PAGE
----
Kids are more likely to try a small taste, when they know they don’t have to eat it all.  The power struggle is reduced when the boundary is set (try it first) and the choice is given (eat it if you like it, but not if you don’t).

(More on choice and boundaries!)

My Job/ Your Job

So what if they choose not to eat what you’ve made for dinner?

Well, that’s where we clarify the job descriptions with our kids.  I say, “My job is to make a healthy dinner for you, and I’ve done that.  This is what’s for dinner.  Your job is to be polite, make sure you get enough to eat so you’re not hungry, and to choose healthy foods so you’re taking care of your body.”

Our kids are welcome to have something else for dinner.  But that’s their responsibility. 

They have become rather self-sufficient, serving up their own yogurt, cereal, sandwiches, etc.  We don’t force our kids to eat specific foods, but we ask them to be balanced.  “You need some grains, some protein, and some fruits or vegetables.”  We set the boundaries, they make the choices.

In the process, our kids have learned more about nutrition than they would have from simply telling them, “Eat your dinner.  It’s healthy.”  They’re  getting pretty good at knowing which foods are protein sources and why their bodies need it.  And when I see my son choosing to eat a whole, raw carrot instead of the cooked ones soaking in butter and sugar, I have to admit that some of his preferences are much more healthy than my own!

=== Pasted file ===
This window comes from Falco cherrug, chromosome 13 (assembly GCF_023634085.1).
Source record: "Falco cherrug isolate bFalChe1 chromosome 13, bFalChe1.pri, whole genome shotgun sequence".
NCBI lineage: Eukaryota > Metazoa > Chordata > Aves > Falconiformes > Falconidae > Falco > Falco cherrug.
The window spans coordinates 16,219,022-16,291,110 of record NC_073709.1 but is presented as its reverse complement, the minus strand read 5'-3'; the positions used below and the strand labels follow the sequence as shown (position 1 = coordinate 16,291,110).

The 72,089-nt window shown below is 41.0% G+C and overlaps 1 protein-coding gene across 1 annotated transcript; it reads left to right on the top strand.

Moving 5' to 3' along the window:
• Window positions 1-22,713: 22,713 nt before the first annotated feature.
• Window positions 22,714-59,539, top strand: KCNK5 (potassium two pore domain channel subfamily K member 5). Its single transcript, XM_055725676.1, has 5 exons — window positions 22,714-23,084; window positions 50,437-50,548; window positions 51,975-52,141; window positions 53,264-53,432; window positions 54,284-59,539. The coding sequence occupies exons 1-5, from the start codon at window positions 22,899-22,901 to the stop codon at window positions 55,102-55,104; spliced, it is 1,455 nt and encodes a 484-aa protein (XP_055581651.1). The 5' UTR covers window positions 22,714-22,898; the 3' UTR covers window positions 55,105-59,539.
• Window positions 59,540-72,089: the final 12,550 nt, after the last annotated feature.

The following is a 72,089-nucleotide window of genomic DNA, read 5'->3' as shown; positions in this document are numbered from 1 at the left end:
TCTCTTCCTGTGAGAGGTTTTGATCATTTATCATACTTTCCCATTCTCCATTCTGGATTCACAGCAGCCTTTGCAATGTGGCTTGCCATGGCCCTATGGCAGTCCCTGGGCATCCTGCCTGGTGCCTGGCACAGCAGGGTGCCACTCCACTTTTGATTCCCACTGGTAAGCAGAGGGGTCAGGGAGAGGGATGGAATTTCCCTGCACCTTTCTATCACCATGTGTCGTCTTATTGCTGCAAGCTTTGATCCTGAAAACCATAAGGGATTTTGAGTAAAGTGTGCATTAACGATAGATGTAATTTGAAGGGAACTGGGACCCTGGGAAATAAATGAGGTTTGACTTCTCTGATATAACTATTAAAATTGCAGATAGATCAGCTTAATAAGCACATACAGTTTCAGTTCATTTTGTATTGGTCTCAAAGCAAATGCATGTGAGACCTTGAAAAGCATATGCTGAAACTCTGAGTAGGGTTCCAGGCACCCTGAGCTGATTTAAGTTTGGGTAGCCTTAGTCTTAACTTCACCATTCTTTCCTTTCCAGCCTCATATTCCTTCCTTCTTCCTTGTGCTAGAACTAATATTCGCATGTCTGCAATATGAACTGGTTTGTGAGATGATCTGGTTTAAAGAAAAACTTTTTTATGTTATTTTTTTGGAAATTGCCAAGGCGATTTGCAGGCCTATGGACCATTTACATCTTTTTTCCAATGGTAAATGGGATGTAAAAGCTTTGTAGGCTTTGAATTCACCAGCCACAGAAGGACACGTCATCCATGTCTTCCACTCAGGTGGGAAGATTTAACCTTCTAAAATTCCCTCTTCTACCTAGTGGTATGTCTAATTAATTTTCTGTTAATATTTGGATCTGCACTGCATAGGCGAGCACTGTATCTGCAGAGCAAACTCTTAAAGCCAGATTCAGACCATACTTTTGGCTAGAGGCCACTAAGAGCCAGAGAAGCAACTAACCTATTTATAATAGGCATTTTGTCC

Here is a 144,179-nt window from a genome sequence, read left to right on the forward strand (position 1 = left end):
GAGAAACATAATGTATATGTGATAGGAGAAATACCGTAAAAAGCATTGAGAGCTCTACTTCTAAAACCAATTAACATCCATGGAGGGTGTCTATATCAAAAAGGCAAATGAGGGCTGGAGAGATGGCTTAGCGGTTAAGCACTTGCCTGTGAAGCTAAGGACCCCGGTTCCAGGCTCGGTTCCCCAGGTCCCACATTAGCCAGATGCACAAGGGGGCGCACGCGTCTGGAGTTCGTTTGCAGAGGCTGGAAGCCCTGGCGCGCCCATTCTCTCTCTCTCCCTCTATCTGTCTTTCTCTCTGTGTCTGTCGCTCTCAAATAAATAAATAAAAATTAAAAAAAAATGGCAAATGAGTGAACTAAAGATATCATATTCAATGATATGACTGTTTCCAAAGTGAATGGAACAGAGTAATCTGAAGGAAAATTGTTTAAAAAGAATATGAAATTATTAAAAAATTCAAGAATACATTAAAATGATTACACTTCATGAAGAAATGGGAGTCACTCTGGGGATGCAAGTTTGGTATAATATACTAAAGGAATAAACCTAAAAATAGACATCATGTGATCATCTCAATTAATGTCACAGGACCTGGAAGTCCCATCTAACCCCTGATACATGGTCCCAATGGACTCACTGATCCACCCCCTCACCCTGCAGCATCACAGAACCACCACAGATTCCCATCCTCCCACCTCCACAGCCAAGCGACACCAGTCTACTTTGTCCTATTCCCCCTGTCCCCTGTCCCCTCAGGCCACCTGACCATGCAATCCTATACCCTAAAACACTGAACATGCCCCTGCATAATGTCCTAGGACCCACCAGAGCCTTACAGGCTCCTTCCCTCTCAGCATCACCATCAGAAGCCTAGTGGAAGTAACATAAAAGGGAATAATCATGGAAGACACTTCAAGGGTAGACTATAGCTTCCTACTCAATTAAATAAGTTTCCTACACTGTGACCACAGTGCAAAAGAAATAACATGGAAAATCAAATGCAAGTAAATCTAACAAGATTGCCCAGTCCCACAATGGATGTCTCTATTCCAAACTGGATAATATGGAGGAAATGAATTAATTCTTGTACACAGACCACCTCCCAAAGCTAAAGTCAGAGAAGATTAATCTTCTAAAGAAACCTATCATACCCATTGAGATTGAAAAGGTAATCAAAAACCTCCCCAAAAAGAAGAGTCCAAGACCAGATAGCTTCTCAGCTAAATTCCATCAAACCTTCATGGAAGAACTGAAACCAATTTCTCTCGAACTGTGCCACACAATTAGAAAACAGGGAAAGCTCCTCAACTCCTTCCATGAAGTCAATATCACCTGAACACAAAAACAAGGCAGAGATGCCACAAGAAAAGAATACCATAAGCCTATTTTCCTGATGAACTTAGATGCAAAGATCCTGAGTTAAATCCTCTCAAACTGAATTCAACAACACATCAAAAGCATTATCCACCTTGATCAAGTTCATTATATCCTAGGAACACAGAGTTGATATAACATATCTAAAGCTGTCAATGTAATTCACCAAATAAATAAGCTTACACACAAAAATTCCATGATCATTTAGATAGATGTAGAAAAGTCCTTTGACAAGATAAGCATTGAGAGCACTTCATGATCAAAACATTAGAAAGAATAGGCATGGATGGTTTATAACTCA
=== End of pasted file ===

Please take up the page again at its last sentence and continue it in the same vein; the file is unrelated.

Deconstructed Dinner

Another tactic we’ve found that helps with dinner decisions is to deconstruct dinner.  Essentially, that means that when there are pieces and parts to put together, I often leave them separate and let my diners decide how to put it all together.  (Again, reminding them of the nutritional parts they need, not the specific foods they have to have.)

When we have salad for example, one son will load up on spinach while another will go heavy on the carrots.  And my husband doesn’t even have to touch the tomatoes.  (Which really just leaves more for me!)

Tacos, sandwiches, dinner salads, and homemade pizzas are great opportunities to deconstruct dinner and let the kids take ownership.

So what are food fights like at your house?  How do YOU resolve the power struggle? 

(And what ironic food dislikes/likes do you share with your kids?  Are they all enjoying salmon while you try to sit upwind, like I do?)






Filed under Snack Time, Uncategorized

13 Responses to Food Fights: How to Handle Picky Eaters